The upper part of the Dongwanzi ophiolite consists of pillow lavas, pillow tubes, pillow breccias, interflow chert, banded iron formation, and metapelite (Fig. 2). Thick units of banded iron formation are located near the stratigraphic top of the ophiolite, but structural complications preclude determination of whether they are part of the ophiolitic sequence. The pillow lavas, pillow breccias, and interpillow sediments are altered to chlorite schists, and most are deformed. Pillows are in many cases difficult to recognize and are also interbedded with more massive flows or sills. Where well preserved, the pillows show cuspate lower boundaries and lobate upper contacts, defining stratigraphic younging (Fig. 3E). In many places, pillows are delineated by 2- to 3-cm-thick epidote-rich selvages surrounding fine-grained 0.5- to 1.0-m-wide pillow cores.

The upper contact of the main thrust sheet containing the Dongwanzi ophiolite is a fault but is in part Proterozoic or younger, as pillow lavas of the ophiolite are imbricated with Paleo-Mesoproterozoic quartzites of the Changcheng system. Regional relations show that this is a Mesozoic deformation belt (9, 15).

Two samples of gabbro were collected from the Dongwanzi ophiolite for U-Pb zircon geochronology. The samples were collected from widely separated localities (Fig. 2), with the idea being that if the belt is ophiolitic, then the samples should have similar crystallization ages. Sample NC2022-1 is from the base of the northwestern thrust sheet (40°26′05.1"N, 118°29′41.2"E) and is a coarse-grained foliated leucogabbro, with visible compositional layering and ultramafic pods in outcrop. Clinopyroxene grains are mostly altered to hornblende. Sample NC2022-2 is from a gabbro at the top of the southeastern sheet (40°22′26.2"N, 118°29′43.8"E) and is a dark, highly deformed gabbro with broken feldspars and aligned hornblende (after clinopyroxene). Zircons from both samples consist of pale pink and clear rounded prisms.

Six zircon grains were separated, abraded, and analyzed [Web table 1 (13)] in a VG Sector-54 mass spectrometer (16). The age of gabbro sample NC2022-1 was established by four analyses of single prismatic zircon grains [fractions 1 through 4 in Web table 1 (13)], three of which are concordant and define a weighted mean207Pb/206Pb age of ∼2504 Ma. The207Pb/206Pb ages of two other zircon analyses from NC2022-2 are indistinguishable from analyses 1 through 4, and thus, all six analyses are regressed together to yield a Concordia plot indicating an age of 2505 ± 2.2 Ma for the Dongwanzi ophiolite (Fig. 4).

Figure 4

Concordia plot of zircons from the Dongwanzi ophiolite gabbros, showing an age of 2505 ± 2.2 Ma for the ophiolite. MSWD, mean square weighted deviation.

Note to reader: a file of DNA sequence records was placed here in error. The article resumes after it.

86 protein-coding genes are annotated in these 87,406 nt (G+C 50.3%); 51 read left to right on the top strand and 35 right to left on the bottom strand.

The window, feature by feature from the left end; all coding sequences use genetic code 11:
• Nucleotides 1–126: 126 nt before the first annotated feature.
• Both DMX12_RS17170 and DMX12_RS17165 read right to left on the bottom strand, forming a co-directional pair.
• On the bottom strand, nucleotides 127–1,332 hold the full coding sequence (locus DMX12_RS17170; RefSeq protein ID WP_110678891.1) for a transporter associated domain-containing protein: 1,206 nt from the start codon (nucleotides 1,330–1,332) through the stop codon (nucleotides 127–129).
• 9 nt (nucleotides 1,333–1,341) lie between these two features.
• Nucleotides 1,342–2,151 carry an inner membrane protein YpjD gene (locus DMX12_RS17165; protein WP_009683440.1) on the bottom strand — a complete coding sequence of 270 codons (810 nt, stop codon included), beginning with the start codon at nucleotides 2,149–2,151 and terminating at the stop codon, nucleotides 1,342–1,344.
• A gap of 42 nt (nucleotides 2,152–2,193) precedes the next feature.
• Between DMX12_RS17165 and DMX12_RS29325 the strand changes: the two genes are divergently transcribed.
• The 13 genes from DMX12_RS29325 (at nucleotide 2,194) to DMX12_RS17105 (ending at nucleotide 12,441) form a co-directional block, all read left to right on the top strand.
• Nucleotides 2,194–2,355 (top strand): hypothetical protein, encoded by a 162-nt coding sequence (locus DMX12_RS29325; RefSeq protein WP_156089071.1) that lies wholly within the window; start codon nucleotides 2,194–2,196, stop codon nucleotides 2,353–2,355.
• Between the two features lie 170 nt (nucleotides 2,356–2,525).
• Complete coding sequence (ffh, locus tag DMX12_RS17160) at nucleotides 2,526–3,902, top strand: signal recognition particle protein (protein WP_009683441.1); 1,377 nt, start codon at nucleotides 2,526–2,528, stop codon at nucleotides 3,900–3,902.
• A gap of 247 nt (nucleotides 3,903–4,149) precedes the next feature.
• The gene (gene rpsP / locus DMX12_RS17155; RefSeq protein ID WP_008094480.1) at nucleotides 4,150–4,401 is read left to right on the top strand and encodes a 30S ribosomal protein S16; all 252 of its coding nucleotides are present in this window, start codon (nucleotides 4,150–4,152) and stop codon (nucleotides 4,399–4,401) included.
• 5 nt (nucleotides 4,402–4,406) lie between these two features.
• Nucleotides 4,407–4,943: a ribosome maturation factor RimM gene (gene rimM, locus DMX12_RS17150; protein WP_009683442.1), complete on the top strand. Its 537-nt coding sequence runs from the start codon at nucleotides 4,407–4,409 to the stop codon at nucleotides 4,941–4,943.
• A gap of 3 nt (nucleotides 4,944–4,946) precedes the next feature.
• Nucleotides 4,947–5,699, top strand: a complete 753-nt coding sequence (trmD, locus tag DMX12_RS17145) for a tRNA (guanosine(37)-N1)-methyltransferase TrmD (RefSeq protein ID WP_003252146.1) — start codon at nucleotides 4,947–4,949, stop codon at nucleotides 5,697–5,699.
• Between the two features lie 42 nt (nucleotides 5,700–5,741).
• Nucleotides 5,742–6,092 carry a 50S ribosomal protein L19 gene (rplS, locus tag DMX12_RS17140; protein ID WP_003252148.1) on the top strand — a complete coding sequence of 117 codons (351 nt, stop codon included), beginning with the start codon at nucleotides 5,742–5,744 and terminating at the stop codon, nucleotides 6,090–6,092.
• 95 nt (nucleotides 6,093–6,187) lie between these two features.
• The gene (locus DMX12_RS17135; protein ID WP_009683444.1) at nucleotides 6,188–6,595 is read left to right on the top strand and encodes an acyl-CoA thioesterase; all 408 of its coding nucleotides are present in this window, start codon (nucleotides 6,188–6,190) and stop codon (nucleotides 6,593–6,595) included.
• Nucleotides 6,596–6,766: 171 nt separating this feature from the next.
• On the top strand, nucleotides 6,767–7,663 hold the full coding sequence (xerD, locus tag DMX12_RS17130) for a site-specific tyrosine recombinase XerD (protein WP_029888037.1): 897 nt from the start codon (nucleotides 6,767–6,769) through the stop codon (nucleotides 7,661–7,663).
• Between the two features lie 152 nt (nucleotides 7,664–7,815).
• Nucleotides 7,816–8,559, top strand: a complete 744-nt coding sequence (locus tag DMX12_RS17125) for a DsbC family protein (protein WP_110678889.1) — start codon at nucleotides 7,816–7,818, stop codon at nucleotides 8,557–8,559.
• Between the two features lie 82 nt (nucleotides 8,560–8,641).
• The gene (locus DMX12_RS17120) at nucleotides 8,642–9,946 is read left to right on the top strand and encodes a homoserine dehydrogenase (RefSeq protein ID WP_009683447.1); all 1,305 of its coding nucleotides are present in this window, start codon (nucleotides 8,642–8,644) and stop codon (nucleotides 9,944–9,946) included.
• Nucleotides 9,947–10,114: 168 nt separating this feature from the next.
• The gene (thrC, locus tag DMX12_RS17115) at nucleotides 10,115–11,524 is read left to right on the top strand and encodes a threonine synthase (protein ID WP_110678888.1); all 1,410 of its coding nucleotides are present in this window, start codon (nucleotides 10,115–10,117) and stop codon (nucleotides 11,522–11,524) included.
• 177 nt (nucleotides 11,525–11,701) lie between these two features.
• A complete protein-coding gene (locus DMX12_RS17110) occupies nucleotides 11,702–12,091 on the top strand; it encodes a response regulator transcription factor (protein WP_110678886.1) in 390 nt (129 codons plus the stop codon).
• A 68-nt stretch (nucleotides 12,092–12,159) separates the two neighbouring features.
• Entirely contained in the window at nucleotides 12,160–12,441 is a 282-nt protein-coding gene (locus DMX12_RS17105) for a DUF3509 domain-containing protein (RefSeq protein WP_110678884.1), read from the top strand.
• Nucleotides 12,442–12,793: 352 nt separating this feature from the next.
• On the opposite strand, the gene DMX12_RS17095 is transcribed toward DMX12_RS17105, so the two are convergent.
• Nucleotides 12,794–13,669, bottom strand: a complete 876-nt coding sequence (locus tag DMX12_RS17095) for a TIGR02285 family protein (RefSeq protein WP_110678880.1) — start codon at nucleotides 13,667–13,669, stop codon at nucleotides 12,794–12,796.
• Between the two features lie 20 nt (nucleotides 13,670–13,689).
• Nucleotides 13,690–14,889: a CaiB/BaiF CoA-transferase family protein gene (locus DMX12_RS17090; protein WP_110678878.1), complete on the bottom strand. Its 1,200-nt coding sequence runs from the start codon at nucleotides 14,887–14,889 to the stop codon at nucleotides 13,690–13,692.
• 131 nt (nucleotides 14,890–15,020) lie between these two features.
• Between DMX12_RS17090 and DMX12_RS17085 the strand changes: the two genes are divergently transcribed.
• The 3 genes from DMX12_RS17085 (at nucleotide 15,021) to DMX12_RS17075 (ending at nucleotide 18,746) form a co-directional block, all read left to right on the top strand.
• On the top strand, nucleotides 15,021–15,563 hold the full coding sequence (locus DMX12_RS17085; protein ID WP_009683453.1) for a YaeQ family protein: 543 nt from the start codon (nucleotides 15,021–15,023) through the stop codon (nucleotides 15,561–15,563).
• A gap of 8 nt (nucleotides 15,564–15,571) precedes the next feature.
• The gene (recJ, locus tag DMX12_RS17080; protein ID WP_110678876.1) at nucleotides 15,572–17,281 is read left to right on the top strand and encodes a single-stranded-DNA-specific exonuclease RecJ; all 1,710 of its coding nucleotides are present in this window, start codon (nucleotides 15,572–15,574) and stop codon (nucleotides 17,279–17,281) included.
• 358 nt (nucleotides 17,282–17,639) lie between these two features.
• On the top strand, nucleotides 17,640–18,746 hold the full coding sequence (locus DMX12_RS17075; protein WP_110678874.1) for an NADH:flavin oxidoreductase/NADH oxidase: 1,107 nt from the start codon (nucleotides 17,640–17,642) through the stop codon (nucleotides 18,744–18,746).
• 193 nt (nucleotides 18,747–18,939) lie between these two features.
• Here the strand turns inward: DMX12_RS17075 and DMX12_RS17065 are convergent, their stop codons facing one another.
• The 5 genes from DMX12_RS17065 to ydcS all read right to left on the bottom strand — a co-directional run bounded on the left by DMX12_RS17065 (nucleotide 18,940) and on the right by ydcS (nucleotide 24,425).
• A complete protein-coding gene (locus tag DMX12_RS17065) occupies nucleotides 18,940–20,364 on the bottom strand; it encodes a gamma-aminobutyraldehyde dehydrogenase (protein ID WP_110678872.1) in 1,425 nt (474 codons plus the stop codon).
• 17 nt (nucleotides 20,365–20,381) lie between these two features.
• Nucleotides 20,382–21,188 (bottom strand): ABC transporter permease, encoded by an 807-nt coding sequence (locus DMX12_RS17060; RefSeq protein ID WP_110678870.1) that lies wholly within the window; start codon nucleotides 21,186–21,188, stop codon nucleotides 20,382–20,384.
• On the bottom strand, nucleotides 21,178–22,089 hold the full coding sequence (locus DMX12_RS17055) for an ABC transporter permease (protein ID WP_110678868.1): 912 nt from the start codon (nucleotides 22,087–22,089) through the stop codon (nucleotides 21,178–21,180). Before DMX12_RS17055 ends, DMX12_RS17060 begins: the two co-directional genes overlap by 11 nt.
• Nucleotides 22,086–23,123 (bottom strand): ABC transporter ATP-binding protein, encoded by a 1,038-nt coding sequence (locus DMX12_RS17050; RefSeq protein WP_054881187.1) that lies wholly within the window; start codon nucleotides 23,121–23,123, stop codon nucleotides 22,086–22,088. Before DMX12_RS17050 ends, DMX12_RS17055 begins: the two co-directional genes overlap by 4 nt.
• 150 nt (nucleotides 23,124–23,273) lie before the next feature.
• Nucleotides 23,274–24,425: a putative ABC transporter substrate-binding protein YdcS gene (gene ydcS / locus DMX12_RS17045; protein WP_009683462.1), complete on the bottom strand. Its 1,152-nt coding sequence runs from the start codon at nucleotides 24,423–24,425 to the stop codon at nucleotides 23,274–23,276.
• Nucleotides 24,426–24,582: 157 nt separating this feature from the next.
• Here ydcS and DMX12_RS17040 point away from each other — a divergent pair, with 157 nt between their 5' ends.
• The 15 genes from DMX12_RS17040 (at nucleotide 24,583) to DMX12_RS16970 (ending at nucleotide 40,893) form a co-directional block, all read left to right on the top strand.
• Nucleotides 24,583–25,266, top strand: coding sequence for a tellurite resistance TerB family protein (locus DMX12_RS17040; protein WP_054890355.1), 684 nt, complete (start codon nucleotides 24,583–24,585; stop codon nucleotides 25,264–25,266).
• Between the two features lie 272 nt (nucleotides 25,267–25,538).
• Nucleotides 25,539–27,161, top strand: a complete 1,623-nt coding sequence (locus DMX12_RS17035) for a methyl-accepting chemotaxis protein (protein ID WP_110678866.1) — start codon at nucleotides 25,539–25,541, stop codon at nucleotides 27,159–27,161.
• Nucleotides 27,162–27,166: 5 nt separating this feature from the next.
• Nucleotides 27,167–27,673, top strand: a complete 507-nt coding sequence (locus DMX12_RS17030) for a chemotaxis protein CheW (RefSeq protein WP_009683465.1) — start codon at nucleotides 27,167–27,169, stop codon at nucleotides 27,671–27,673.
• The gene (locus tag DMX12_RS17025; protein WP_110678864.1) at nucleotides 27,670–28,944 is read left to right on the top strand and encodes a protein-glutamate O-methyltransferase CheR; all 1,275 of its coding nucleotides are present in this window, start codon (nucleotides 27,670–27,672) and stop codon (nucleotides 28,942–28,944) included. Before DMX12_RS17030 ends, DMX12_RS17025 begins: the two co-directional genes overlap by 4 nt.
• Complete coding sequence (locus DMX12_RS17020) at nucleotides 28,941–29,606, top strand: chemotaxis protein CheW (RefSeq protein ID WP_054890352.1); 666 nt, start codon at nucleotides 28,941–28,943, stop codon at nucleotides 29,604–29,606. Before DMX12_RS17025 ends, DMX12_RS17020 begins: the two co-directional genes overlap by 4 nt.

Despite the presence of dismembered and partial Archean ophiolites in some greenstone belts (8), no complete and laterally extensive Archean ophiolites had been previously described from the geologic record, leading some workers to conclude that the Archean tectonic style was fundamentally different than that from younger times (5). The 50-km-long and 5-km-wide 2505 ± 2.2–Ma Dongwanzi ophiolite is the oldest recognized complete Archean ophiolite described from the geological record. The Dongwanzi ophiolite is identified on the basis of field data, consistent with the original definition and classical use of the term (1). As such, we interpret the ophiolite as representing a sample of oceanic crust and mantle, and we offer the following observations of regional relations that bear on the specific tectonic environment.

The Dongwanzi ophiolite forms a steeply northwest-dipping, northwest-facing sequence, in structural contact with underlying and overlying units. The ophiolite is located at the eastern edge of the Zunhua structural belt, interpreted as the Neoarchean suture between the eastern and western blocks of the North China craton (9). The eastern block has a Neoarchean magmatic arc built on its western margin, with the Zunhua belt in a structural position analogous to Phanerozoic accretionary wedges built on the edges of contemporaneous arcs. The Dongwanzi ophiolite and related rocks therefore likely represent fore-arc ophiolites formed in a suprasubduction zone setting or oceanic slivers accreted in the accretionary wedge and then thrust over the eastern block during collision of the eastern and western blocks of the North China craton.

The Dongwanzi ophiolite has a substantially thicker crustal section than that of younger ophiolite sequences (Fig. 2), suggesting that slightly higher mantle temperatures may have led to higher degrees of partial melting in the Archean mantle, forming thicker oceanic crust. The Dongwanzi ophiolite and similar Archean greenstone sequences provide important constraints on the thickness, thermal structure, chemistry, and petrogenesis of oceanic lithosphere in the Archean and offer rare insights for understanding heat loss mechanisms from early Earth.

  • * To whom correspondence should be addressed. E-mail: kusky{at}eas.slu.edu